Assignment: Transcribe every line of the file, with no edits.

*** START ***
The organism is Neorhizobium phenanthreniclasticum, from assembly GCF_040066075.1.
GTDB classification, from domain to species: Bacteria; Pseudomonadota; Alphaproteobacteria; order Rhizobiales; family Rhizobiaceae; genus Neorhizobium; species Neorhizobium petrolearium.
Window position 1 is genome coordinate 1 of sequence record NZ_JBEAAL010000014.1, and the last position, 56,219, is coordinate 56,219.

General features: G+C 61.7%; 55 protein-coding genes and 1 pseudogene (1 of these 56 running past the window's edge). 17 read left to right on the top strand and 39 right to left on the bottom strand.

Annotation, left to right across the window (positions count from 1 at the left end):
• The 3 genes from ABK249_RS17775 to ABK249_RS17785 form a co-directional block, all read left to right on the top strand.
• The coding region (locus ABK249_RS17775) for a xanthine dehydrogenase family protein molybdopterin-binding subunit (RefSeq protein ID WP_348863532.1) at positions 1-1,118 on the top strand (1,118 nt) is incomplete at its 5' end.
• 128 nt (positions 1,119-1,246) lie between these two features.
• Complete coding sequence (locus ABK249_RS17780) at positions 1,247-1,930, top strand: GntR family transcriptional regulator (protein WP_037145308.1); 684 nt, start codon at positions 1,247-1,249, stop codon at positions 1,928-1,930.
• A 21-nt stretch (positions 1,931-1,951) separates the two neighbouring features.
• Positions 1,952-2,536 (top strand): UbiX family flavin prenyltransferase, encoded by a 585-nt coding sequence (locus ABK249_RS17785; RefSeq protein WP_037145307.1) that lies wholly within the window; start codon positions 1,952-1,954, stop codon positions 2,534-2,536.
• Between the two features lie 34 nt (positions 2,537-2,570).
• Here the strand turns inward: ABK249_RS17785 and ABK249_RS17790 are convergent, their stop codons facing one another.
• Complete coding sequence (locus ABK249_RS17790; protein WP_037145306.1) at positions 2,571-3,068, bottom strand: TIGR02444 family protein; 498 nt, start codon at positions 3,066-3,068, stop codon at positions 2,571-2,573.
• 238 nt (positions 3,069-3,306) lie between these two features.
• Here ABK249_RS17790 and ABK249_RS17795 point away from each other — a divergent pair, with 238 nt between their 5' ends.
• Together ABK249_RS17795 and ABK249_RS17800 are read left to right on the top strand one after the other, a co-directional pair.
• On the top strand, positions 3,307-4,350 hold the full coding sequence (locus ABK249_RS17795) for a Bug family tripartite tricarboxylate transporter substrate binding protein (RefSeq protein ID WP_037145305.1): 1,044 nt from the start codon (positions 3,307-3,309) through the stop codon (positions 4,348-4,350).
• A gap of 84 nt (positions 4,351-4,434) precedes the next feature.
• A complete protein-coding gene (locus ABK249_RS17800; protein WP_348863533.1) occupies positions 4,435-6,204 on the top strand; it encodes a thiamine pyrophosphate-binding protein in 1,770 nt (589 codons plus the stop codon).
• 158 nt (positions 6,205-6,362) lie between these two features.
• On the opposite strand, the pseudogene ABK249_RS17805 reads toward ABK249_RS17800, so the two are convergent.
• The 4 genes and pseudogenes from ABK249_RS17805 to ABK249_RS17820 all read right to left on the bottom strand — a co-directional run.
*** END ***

The organism is Neorhizobium phenanthreniclasticum, from assembly GCF_040066075.1.
GTDB classification, from domain to species: Bacteria; Pseudomonadota; Alphaproteobacteria; order Rhizobiales; family Rhizobiaceae; genus Neorhizobium; species Neorhizobium petrolearium.
Window position 1 is genome coordinate 1 of sequence record NZ_JBEAAL010000014.1, and the last position, 56,219, is coordinate 56,219.

General features: G+C 61.7%; 55 protein-coding genes and 1 pseudogene (1 of these 56 running past the window's edge). 17 read left to right on the top strand and 39 right to left on the bottom strand.

Annotation, left to right across the window (positions count from 1 at the left end):
• The 3 genes from ABK249_RS17775 to ABK249_RS17785 form a co-directional block, all read left to right on the top strand.
• The coding region (locus ABK249_RS17775) for a xanthine dehydrogenase family protein molybdopterin-binding subunit (RefSeq protein ID WP_348863532.1) at positions 1-1,118 on the top strand (1,118 nt) is incomplete at its 5' end.
• 128 nt (positions 1,119-1,246) lie between these two features.
• Complete coding sequence (locus ABK249_RS17780) at positions 1,247-1,930, top strand: GntR family transcriptional regulator (protein WP_037145308.1); 684 nt, start codon at positions 1,247-1,249, stop codon at positions 1,928-1,930.
• A 21-nt stretch (positions 1,931-1,951) separates the two neighbouring features.
• Positions 1,952-2,536 (top strand): UbiX family flavin prenyltransferase, encoded by a 585-nt coding sequence (locus ABK249_RS17785; RefSeq protein WP_037145307.1) that lies wholly within the window; start codon positions 1,952-1,954, stop codon positions 2,534-2,536.
• Between the two features lie 34 nt (positions 2,537-2,570).
• Here the strand turns inward: ABK249_RS17785 and ABK249_RS17790 are convergent, their stop codons facing one another.
• Complete coding sequence (locus ABK249_RS17790; protein WP_037145306.1) at positions 2,571-3,068, bottom strand: TIGR02444 family protein; 498 nt, start codon at positions 3,066-3,068, stop codon at positions 2,571-2,573.
• 238 nt (positions 3,069-3,306) lie between these two features.
• Here ABK249_RS17790 and ABK249_RS17795 point away from each other — a divergent pair, with 238 nt between their 5' ends.
• Together ABK249_RS17795 and ABK249_RS17800 are read left to right on the top strand one after the other, a co-directional pair.
• On the top strand, positions 3,307-4,350 hold the full coding sequence (locus ABK249_RS17795) for a Bug family tripartite tricarboxylate transporter substrate binding protein (RefSeq protein ID WP_037145305.1): 1,044 nt from the start codon (positions 3,307-3,309) through the stop codon (positions 4,348-4,350).
• A gap of 84 nt (positions 4,351-4,434) precedes the next feature.
• A complete protein-coding gene (locus ABK249_RS17800; protein WP_348863533.1) occupies positions 4,435-6,204 on the top strand; it encodes a thiamine pyrophosphate-binding protein in 1,770 nt (589 codons plus the stop codon).
• 158 nt (positions 6,205-6,362) lie between these two features.
• On the opposite strand, the pseudogene ABK249_RS17805 reads toward ABK249_RS17800, so the two are convergent.
• The 4 genes and pseudogenes from ABK249_RS17805 to ABK249_RS17820 all read right to left on the bottom strand — a co-directional run.